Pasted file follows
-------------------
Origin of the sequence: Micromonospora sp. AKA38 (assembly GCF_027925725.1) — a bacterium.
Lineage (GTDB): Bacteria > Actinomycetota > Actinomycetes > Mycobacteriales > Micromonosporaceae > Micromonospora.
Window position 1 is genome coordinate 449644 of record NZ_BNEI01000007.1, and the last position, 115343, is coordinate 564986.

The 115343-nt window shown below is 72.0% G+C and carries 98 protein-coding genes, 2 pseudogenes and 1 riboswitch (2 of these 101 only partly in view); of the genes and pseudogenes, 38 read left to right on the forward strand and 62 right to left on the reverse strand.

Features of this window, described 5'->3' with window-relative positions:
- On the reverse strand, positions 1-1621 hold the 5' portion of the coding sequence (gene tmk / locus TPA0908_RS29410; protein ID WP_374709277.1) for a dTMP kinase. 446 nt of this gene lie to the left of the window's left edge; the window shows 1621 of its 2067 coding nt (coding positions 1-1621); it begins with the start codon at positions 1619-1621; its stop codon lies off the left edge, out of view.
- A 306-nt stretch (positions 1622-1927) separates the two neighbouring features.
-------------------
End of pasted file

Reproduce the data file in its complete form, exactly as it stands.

Origin of the sequence: Micromonospora sp. AKA38 (assembly GCF_027925725.1) — a bacterium.
Lineage (GTDB): Bacteria > Actinomycetota > Actinomycetes > Mycobacteriales > Micromonosporaceae > Micromonospora.
Window position 1 is genome coordinate 449644 of record NZ_BNEI01000007.1, and the last position, 115343, is coordinate 564986.

The 115343-nt window shown below is 72.0% G+C and carries 98 protein-coding genes, 2 pseudogenes and 1 riboswitch (2 of these 101 only partly in view); of the genes and pseudogenes, 38 read left to right on the forward strand and 62 right to left on the reverse strand.

Features of this window, described 5'->3' with window-relative positions:
- On the reverse strand, positions 1-1621 hold the 5' portion of the coding sequence (gene tmk / locus TPA0908_RS29410; protein ID WP_374709277.1) for a dTMP kinase. 446 nt of this gene lie to the left of the window's left edge; the window shows 1621 of its 2067 coding nt (coding positions 1-1621); it begins with the start codon at positions 1619-1621; its stop codon lies off the left edge, out of view.
- A 306-nt stretch (positions 1622-1927) separates the two neighbouring features.